Published: Sept. 1, 2015 By


At mission control, CU contingent shares moment of triumph

When NASA’s New Horizons spacecraft left Earth for Pluto in 2006, Jamey Szalay (PhDPhys’15) was in high school.

At 7:50 a.m. EST on July 14, 2015, as the spacecraft traveled within a cosmic breath of Pluto’s surface, he was a physicist with a stake in the mission.

“That was a pretty big moment for us,” says Szalay, a CU-Boulder doctoral candidate who has led data analysis for the Student Dust Counter, one of CU’s many contributions to the historic space voyage. The student-built device helps analyze space’s composition.

Scores of CU students, faculty, alumni and staff have participated in the decade-long mission, in which a spacecraft reached Pluto for the first time, then kept going.

Szalay, 27, was part of a CU contingent camped at mission control in Maryland in the days leading up to a series of climactic moments. Compatriots included fellow dust counter experts Marcus Piquette, also a student, and faculty physicist Mihaly Horanyi, who oversaw the project.

Celebrations began when the spacecraft was believed to be closest to Pluto’s surface, about 7,800 miles distant. They reignited with definitive word from New Horizons 14 hours later.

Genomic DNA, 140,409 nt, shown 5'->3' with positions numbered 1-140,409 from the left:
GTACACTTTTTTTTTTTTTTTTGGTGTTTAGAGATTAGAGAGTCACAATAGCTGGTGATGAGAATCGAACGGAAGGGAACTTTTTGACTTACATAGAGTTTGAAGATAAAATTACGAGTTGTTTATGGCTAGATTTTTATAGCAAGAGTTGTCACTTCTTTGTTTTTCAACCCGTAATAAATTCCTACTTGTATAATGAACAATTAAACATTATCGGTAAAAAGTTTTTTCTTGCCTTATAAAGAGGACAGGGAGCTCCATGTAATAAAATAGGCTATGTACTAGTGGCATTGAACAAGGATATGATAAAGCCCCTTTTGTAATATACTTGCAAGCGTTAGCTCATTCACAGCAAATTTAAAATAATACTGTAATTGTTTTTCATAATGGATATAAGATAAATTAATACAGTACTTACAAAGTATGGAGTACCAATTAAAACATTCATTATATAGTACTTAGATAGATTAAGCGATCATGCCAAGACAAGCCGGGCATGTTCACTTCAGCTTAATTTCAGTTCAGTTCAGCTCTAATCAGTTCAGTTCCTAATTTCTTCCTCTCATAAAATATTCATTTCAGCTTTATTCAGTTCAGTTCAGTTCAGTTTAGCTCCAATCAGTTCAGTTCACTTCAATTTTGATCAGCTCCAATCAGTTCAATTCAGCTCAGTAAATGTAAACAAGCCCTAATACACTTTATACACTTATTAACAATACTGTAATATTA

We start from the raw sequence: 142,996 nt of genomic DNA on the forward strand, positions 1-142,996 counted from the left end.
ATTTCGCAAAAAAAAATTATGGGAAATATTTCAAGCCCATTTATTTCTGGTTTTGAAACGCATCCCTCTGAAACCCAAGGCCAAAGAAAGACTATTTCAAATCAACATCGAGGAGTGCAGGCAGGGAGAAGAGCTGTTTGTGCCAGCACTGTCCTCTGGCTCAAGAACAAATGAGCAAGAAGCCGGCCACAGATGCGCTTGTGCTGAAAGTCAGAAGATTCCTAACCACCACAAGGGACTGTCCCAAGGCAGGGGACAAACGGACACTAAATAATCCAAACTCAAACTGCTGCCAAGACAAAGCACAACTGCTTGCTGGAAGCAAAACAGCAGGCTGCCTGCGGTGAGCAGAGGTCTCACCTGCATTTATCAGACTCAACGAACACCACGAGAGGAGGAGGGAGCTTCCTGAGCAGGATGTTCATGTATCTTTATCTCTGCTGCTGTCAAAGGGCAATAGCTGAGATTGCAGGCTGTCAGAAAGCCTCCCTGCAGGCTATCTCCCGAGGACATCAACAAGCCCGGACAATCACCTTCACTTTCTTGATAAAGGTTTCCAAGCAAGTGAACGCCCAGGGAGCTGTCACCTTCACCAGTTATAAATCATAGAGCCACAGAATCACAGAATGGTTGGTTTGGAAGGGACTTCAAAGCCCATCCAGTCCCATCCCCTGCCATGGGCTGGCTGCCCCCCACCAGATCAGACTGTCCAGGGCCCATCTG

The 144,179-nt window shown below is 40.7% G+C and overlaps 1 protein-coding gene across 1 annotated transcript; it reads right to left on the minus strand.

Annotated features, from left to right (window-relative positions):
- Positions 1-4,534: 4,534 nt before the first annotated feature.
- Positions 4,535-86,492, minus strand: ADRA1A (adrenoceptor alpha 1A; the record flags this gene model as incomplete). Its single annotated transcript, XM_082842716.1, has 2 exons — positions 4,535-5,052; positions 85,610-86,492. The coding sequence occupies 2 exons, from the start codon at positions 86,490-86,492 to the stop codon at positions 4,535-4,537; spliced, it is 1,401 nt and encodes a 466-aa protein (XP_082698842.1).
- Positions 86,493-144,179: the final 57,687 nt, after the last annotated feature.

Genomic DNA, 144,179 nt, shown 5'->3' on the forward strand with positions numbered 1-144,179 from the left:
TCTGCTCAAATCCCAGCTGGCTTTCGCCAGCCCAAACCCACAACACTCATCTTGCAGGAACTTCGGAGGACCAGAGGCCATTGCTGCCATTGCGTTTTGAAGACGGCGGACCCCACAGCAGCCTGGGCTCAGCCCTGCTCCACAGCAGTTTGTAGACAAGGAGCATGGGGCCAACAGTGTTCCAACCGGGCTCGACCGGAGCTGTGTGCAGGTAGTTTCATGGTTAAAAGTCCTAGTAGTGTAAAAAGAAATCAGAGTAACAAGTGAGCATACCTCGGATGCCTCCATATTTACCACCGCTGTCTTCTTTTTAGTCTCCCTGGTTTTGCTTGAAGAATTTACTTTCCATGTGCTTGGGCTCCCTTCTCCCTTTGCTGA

“That was the moment of relief,” says Szalay. “It was a big hold-your-breath until the spacecraft talks to you.”

Front and center throughout the triumph was Alan Stern (PhDAstro’89), chief mission scientist and the subject of the summer Coloradan’s cover story, “Voyage to Pluto.

Like Szalay, Stern was having the time of his life.

“I don’t think any one of us could have imagined that this could have been a better toy store,” he said July 15, referring to the initial scientific bounty.

Indeed, New Horizons has already offered tantalizing new details about Pluto: It’s geologically active and has grand mountain ranges, plus a vast region shaped like a giant Valentine’s Day heart.

There’s still plenty for scientists to do: It will take about 16 months for the spacecraft to send all its new observations to Earth. Analyzing the data will take years — music to Szalay’s ears.

“Nothing trumps space science,” he says.

Photography courtesy NASA